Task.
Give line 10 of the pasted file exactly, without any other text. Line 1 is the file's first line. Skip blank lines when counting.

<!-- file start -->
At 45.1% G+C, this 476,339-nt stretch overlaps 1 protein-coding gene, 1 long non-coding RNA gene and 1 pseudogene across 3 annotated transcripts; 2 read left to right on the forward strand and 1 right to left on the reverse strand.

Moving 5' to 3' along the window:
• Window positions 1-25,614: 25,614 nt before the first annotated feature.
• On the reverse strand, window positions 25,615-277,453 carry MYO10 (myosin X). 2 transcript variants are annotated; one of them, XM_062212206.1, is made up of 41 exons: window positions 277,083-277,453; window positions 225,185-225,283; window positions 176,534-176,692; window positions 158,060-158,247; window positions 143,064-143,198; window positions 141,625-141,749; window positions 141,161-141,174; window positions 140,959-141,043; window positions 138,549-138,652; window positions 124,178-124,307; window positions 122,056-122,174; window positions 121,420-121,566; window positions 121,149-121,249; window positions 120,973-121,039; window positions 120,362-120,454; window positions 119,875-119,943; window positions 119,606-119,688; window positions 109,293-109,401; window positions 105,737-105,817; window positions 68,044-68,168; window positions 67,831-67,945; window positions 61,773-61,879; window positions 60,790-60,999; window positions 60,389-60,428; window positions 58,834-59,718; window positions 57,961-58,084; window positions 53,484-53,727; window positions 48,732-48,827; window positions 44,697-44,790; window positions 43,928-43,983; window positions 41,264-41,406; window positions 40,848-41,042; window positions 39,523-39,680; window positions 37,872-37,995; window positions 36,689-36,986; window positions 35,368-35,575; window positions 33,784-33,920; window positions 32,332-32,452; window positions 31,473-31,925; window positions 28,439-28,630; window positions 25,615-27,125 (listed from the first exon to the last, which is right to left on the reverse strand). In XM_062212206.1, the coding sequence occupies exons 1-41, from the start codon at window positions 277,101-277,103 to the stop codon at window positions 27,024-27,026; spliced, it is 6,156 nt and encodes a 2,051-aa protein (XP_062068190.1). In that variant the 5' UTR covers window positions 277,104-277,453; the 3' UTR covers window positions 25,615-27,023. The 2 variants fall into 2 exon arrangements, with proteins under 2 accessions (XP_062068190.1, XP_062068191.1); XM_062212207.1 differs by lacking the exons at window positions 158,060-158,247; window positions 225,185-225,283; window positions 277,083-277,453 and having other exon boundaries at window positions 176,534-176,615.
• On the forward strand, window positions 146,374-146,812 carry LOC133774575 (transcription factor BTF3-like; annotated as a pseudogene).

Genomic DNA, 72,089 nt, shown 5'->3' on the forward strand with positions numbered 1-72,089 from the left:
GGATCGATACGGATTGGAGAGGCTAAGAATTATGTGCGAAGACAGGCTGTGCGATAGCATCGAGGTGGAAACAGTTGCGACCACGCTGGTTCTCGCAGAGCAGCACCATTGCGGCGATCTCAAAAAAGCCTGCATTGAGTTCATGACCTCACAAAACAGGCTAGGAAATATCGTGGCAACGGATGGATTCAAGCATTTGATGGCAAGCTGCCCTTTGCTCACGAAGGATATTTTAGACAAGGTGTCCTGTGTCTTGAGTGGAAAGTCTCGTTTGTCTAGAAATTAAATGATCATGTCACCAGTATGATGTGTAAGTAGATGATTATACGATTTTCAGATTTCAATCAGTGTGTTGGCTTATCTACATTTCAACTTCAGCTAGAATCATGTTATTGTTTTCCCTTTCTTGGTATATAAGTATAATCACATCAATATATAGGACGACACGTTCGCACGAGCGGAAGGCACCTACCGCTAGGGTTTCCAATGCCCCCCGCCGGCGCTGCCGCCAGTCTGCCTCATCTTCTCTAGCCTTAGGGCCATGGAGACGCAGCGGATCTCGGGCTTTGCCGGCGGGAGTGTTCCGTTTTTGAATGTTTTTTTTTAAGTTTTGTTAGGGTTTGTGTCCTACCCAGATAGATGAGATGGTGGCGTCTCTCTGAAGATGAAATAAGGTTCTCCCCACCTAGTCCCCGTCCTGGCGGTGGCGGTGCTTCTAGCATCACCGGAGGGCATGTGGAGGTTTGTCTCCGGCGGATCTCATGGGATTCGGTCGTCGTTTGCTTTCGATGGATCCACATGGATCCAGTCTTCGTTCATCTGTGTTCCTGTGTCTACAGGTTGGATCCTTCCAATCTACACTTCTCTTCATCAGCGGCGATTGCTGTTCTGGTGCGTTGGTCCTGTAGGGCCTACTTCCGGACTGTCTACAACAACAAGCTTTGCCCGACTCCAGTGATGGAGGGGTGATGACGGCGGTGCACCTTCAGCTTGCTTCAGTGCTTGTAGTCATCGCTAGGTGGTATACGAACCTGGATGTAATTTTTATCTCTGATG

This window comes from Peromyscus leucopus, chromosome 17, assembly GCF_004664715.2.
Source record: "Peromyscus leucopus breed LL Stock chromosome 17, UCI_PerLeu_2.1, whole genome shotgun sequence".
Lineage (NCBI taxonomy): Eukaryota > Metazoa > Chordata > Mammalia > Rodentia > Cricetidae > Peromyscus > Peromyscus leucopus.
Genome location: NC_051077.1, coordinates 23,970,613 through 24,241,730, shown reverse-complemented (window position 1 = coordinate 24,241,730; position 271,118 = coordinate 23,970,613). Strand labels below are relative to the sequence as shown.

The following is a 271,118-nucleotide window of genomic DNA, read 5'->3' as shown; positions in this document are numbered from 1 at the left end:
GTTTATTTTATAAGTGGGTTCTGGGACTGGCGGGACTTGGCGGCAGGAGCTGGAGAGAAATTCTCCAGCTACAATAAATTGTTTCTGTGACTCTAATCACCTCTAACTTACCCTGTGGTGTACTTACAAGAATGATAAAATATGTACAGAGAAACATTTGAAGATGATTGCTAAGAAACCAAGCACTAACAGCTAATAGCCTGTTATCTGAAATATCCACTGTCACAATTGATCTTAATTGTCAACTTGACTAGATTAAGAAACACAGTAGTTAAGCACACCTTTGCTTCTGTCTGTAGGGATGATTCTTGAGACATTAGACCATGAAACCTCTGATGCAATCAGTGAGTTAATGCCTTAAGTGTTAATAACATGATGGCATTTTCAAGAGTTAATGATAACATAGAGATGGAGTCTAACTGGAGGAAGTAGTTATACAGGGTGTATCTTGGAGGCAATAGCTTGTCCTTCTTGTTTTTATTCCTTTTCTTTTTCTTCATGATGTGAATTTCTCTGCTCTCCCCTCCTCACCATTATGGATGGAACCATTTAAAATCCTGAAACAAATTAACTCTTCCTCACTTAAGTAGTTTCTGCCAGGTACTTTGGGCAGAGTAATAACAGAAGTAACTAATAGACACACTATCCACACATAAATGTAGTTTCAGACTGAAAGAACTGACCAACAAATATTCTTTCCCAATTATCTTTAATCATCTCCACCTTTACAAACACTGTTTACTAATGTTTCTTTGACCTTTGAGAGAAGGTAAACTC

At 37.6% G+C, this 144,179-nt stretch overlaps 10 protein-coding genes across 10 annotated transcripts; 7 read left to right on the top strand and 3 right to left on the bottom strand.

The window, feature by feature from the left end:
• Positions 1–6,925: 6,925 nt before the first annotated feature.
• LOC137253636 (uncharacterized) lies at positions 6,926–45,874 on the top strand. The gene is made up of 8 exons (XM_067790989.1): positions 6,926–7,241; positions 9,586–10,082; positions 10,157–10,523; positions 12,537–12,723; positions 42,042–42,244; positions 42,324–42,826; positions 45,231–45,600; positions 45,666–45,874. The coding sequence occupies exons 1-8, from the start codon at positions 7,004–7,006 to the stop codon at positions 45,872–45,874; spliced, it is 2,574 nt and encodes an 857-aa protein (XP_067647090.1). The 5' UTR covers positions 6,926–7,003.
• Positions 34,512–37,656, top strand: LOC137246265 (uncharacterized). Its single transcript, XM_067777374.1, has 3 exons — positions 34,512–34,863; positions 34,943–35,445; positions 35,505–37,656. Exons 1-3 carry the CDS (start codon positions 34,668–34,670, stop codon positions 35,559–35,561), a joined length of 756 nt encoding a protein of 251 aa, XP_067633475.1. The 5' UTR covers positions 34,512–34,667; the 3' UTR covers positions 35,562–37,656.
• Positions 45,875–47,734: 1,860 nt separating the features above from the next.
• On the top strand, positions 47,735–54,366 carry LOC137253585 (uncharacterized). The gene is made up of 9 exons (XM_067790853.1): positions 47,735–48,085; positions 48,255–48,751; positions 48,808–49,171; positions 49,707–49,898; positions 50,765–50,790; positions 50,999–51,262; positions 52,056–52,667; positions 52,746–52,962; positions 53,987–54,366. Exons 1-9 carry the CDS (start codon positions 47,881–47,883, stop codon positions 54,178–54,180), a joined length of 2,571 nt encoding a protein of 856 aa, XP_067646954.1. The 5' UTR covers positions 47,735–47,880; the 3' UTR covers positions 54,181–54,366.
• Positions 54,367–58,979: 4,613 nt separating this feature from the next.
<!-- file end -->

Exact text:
Lineage (NCBI taxonomy): Eukaryota > Metazoa > Chordata > Mammalia > Rodentia > Cricetidae > Peromyscus > Peromyscus leucopus.